SYDNEY, (Reuters) – An Australian inquiry on Tuesday declared Crown Resorts (CWN.AX) unsuitable to hold a gambling licence in Melbourne but allowed it to run its biggest-earning casino under supervision, raising hope for its earnings and takeover prospects.
After months of hearings in which the casino operator was accused of enabling money laundering and misleading regulators, a Royal Commission called Crown’s actions “disgraceful” in a report published on Tuesday by the Victorian state government.
The company 37%-owned by billionaire James Packer had acted in a way which was “illegal, dishonest, unethical and exploitative”, the report said. Some actions were “so callous that it is hard to imagine it could be engaged in by such a well-known corporation”.
But rather than shut down Crown’s flagship casino, the inquiry recognised the board’s reform efforts and recommended letting it continue to operate the resort for two years under supervision.
It also recommended boosting the maximum penalty for casino wrongdoing to A$100 million ($75 million), from A$1 million, and forcing Packer to cut his holding to 5% by September 2024, meaning he must sell 32% of the company by then.
A spokesman for Packer was not immediately available for comment, while Crown said in a statement that it was reviewing the report and would “work cooperatively and constructively” with the government.
The report sent a rush of relief through Crown investors who have seen takeover approaches evaporate and the company’s shares dive as they braced for full licence cancellation at Crown’s Melbourne resort, which delivers three-quarters of its profit.
Shares of Crown soared 11% in early trading before settling up 7.5% by mid-afternoon, against a flat overall market (.AXJO). The stock is still down 17% since early 2020 when movement restrictions to stop COVID-19 forced full or partial closures of its casinos and kept foreign tourists out of the country.
Stock of smaller rival Star Entertainment Group Ltd (SGR.AX), which had binned a Crown buyout approach due to uncertainty about Crown’s future, also rose. Star is now under investigation over similar matters, and did not immediately respond to a request for comment.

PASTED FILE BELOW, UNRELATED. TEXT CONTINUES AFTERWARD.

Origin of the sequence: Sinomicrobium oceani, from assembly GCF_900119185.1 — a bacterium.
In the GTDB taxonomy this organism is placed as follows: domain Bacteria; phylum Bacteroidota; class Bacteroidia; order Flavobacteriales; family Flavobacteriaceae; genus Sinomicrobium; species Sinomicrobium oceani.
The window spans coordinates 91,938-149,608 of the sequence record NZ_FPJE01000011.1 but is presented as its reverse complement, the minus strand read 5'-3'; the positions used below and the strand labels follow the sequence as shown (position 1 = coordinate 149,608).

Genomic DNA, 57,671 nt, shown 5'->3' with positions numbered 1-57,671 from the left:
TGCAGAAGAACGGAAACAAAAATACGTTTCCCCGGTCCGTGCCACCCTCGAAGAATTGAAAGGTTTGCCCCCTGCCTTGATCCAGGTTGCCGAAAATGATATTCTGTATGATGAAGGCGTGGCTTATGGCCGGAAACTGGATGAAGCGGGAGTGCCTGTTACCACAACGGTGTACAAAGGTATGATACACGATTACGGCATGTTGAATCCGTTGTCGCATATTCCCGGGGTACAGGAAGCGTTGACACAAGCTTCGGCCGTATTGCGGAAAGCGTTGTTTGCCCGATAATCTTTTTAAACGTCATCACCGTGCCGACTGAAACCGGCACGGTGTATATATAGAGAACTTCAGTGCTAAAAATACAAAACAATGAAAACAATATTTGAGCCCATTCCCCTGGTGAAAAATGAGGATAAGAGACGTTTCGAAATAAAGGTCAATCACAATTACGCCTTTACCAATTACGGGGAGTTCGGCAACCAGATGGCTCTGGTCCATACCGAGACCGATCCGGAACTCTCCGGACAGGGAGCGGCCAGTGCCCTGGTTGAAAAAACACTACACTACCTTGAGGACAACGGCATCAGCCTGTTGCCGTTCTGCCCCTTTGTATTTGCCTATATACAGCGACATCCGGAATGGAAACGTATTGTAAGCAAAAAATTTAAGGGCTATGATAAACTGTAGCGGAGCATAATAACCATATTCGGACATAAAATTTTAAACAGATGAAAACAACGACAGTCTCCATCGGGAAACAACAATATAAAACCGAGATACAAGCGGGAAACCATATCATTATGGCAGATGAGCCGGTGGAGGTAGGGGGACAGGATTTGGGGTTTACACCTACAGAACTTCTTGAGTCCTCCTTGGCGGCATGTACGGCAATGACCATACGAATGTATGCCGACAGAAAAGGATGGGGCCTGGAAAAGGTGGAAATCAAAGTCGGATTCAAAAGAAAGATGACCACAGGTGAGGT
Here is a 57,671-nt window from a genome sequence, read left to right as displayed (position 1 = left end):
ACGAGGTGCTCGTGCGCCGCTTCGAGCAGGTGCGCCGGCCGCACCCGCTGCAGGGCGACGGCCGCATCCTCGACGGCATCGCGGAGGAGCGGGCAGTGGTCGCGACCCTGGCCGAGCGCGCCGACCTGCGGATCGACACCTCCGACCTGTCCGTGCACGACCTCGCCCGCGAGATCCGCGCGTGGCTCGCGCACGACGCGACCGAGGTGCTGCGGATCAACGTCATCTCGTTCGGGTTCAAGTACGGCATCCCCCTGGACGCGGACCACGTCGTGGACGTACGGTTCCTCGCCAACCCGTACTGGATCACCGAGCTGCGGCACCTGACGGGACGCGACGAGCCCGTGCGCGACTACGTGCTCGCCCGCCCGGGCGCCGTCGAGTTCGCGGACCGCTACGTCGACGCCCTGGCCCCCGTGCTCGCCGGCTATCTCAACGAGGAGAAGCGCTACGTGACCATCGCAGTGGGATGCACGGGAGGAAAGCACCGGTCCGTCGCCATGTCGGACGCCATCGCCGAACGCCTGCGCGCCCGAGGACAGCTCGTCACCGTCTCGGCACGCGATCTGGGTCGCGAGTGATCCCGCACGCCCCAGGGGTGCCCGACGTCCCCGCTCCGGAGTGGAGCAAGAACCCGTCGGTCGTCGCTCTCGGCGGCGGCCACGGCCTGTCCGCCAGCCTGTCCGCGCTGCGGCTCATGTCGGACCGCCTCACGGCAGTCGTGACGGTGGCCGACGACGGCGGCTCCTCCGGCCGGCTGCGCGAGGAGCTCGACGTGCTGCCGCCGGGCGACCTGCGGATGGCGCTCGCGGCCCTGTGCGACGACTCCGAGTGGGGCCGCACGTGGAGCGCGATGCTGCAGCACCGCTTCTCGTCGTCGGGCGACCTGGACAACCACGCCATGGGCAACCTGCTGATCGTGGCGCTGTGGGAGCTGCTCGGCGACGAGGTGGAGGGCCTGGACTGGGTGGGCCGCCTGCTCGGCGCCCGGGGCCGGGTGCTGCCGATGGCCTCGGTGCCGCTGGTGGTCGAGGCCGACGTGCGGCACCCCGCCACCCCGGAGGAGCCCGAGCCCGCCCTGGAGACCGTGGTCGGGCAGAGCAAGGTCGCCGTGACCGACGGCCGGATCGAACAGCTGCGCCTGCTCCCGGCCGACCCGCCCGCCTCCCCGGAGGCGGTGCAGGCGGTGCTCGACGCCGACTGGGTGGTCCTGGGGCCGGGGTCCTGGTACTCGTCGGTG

“With a bit more regulatory certainty now, people can run the rulers and see what it’s worth again,” said John Ayoub, a portfolio manager at Wilson Asset Management, which has Crown shares.
“There are a lot of jobs and a lot of economic factors that need to be taken into consideration, and Crown is a long way down that remediation path.”
Nathan Bell, a portfolio manager at Investsmart, which owns Crown shares, said the company’s pivotal role in the Victorian economy and “the fact Crown’s key board members and CEO departed may have helped it get a second chance”.
Crown, Victoria’s biggest single-site employer with 11,500 employees at the Melbourne complex, has replaced its chairman, CEO, most of its board and senior management since its three state regulators began holding inquiries into its governance in 2020.
Packer, the company’s founder, also removed his designated nominees from the board after a separate inquiry in New South Wales found he held improper influence.
Victoria’s minister for gaming regulation, Melissa Horne, said the state government would accept all of the report’s recommendations.
“We are creating the most stringent oversight of any casino in the country. No longer will Crown’s destiny be theirs to manage,” Horne told reporters.
An independent manager would be able to investigate the Melbourne casino’s affairs and operations, attend board meetings and inspect all records, books and documents, the state government added.
The manager could direct the board and veto its decisions.
Earlier this year, the NSW inquiry led to the freezing of Crown’s licence for a new A$2.1 billion casino tower in Sydney. A third inquiry into Crown’s remaining casino, in Perth city, is ongoing.
As with the other two, the Melbourne inquiry heard detailed accounts of Crown enabling money laundering and failing to act on regulatory concerns.